Trafigura is a smug victory for Twitter

The Trafigura case has been a hot topic this week.  Ironically, the heavy-handed injunction has generated far more bad press for the company than anyone could ever have imagined.  It’s been hailed by many as a triumph for freedom of speech and the power of websites such as Twitter.  And yes, I suppose it has partially convinced me that Twitter is more than a means of broadcasting the contents of your breakfast to the world.  But somehow I’m worried this may make Twitter users even more irritating than they were before.

Even the most loyal of Tweeters will admit there are many users who are just plain annoying.  You know who I’m talking about.  The people who feel the need to publish the most inane details of their life, which has now become just a way of passing time in between Tweets.  And when there’s nothing to fill that gap, they’ll Tweet about Tweeting.  Take Lily Allen for example.  She’s publicly admitted her boyfriend is angry over how much time she spends updating her Twitter account.  Now the Trafigura case has exploded, Twitter addicts like Lily have been given justification for needing their fix every ten minutes.  If you criticise them, they can just smugly reply that without people like them, Trafigura might never have become breaking news.  And annoyingly, we’ll have to admit they’ve got a point.

Seriously, though, I do wonder how Trafigura thought they could keep this under wraps in a world where information spreads so quickly.  I was amazed when I read the history of the case on The Guardian website.

In February 2007 Trafigura paid the government £100 million to clear up the waste on the Ivory Coast following widespread reports of sickness.  However, they denied responsibility.  In May 2008, they threatened Newsnight with legal action for broadcasting a revealing report on the fiasco.  They still denied responsiblity.  In September, The Guardian found evidence suggesting Trafigura knew the dangers of their waste disposal methods.  The company granted compensation to claimants within the same week, but guess what?  They still didn’t accept responsibility.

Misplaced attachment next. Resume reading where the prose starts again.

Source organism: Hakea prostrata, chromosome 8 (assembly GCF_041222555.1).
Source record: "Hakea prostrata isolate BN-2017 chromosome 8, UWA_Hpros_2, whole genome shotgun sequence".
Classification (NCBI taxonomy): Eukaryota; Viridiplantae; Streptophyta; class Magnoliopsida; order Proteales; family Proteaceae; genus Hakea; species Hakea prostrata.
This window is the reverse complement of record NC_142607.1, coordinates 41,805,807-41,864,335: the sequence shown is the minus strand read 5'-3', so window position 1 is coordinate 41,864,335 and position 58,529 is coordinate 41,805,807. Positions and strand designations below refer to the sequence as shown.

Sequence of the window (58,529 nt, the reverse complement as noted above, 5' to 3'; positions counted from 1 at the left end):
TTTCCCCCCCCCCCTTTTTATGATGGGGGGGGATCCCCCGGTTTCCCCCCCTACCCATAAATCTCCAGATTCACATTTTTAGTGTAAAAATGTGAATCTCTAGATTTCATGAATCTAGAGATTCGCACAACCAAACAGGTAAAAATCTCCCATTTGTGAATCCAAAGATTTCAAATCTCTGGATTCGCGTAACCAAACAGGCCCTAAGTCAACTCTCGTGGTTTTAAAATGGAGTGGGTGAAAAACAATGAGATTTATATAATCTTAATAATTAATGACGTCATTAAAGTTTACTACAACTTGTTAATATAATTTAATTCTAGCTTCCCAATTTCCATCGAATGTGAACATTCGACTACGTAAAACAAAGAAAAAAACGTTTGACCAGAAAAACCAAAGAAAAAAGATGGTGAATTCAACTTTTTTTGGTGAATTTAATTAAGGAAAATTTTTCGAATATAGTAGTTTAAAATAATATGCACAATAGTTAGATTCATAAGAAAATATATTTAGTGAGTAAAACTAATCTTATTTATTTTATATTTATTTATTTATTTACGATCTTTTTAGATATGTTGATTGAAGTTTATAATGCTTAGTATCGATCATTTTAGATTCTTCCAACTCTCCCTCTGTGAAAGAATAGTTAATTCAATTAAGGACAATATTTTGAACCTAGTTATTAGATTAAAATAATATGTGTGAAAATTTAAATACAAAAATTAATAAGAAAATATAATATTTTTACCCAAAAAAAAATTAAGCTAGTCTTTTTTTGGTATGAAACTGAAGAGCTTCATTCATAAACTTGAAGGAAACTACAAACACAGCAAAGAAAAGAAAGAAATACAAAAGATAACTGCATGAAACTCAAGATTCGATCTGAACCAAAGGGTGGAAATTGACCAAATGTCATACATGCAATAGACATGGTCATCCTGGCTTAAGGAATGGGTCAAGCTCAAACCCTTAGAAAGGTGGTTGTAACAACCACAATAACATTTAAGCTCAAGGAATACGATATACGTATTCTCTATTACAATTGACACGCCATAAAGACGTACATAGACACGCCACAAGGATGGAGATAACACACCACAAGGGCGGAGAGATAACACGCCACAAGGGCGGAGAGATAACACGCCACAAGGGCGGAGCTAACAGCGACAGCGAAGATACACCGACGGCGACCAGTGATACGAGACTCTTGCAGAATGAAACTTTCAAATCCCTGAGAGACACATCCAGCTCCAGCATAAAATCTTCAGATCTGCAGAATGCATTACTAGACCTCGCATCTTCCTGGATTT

After all this, they decided that it would be a good idea to impose a super-injunction on the issue and to deny press the right to report on a question raised in parliament.  For a company which professes on its website to “constantly strive to reduce the nature and level of all the risks we face“, it seems a little short-sighted not to see the risk in this plan.  It was clear that information was leaking from all corners.  The strategy of denying all knowledge, while granting compensation and threatening any press with legal action, was obviously not working.

If I ever own a multinational oil corporation with dubious waste disposal methods, I’d like to think I’d do a better job.


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